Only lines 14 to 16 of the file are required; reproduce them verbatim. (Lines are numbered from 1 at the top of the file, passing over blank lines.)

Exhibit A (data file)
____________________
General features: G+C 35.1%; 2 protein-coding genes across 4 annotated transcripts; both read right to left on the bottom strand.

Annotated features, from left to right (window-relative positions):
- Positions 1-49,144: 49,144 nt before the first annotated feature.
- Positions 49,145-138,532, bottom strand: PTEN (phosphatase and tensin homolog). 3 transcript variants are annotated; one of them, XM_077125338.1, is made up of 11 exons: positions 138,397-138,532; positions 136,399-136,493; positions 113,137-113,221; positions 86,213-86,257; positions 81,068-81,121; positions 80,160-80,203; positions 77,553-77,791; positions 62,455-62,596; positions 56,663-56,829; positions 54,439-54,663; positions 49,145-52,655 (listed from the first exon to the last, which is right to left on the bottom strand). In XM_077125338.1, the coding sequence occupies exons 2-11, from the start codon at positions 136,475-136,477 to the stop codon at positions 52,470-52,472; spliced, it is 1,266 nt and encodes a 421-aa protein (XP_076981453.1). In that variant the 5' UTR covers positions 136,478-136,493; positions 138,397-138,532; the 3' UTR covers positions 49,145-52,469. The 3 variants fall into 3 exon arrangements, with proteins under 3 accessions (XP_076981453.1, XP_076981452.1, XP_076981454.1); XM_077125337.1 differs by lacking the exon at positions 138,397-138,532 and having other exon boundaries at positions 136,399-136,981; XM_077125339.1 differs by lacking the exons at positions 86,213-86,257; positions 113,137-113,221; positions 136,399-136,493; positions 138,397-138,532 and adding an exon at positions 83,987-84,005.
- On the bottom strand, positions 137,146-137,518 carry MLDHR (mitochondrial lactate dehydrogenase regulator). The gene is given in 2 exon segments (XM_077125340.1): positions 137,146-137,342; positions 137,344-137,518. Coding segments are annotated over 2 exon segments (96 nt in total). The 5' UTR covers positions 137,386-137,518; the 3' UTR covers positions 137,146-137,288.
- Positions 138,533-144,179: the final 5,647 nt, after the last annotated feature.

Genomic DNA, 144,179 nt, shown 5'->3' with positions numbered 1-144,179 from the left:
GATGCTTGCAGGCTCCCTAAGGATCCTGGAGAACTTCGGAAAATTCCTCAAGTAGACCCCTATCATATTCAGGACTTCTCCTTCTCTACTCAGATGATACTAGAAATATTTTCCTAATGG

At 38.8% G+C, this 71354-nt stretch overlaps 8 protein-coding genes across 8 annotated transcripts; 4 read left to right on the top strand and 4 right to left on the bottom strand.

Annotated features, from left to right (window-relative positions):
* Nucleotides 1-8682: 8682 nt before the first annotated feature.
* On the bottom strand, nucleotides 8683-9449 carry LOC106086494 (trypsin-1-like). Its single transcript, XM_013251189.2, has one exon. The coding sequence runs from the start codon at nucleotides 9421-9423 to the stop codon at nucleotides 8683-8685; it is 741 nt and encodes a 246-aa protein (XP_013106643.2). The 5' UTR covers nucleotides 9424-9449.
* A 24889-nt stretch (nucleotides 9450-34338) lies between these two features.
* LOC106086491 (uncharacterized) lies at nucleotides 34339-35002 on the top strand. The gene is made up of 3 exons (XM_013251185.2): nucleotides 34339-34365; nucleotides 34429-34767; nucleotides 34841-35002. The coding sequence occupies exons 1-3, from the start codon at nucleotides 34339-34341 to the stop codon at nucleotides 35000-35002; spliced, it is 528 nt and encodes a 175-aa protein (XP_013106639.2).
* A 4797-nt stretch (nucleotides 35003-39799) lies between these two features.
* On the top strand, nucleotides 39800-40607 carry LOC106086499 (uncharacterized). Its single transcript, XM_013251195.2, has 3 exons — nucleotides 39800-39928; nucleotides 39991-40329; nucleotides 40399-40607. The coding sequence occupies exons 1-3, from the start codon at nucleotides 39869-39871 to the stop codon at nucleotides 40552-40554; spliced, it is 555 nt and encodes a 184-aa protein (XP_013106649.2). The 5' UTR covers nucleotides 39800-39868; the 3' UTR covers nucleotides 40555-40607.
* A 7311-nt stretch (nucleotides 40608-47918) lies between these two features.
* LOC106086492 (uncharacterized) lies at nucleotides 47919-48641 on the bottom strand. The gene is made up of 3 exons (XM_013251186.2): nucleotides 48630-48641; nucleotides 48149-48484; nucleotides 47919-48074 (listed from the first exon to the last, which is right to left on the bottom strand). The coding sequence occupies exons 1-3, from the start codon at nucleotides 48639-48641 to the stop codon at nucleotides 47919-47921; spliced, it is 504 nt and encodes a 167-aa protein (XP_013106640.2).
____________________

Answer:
* LOC106086491 (uncharacterized) lies at nucleotides 34339-35002 on the top strand. The gene is made up of 3 exons (XM_013251185.2): nucleotides 34339-34365; nucleotides 34429-34767; nucleotides 34841-35002. The coding sequence occupies exons 1-3, from the start codon at nucleotides 34339-34341 to the stop codon at nucleotides 35000-35002; spliced, it is 528 nt and encodes a 175-aa protein (XP_013106639.2).
* A 4797-nt stretch (nucleotides 35003-39799) lies between these two features.
* On the top strand, nucleotides 39800-40607 carry LOC106086499 (uncharacterized). Its single transcript, XM_013251195.2, has 3 exons — nucleotides 39800-39928; nucleotides 39991-40329; nucleotides 40399-40607. The coding sequence occupies exons 1-3, from the start codon at nucleotides 39869-39871 to the stop codon at nucleotides 40552-40554; spliced, it is 555 nt and encodes a 184-aa protein (XP_013106649.2). The 5' UTR covers nucleotides 39800-39868; the 3' UTR covers nucleotides 40555-40607.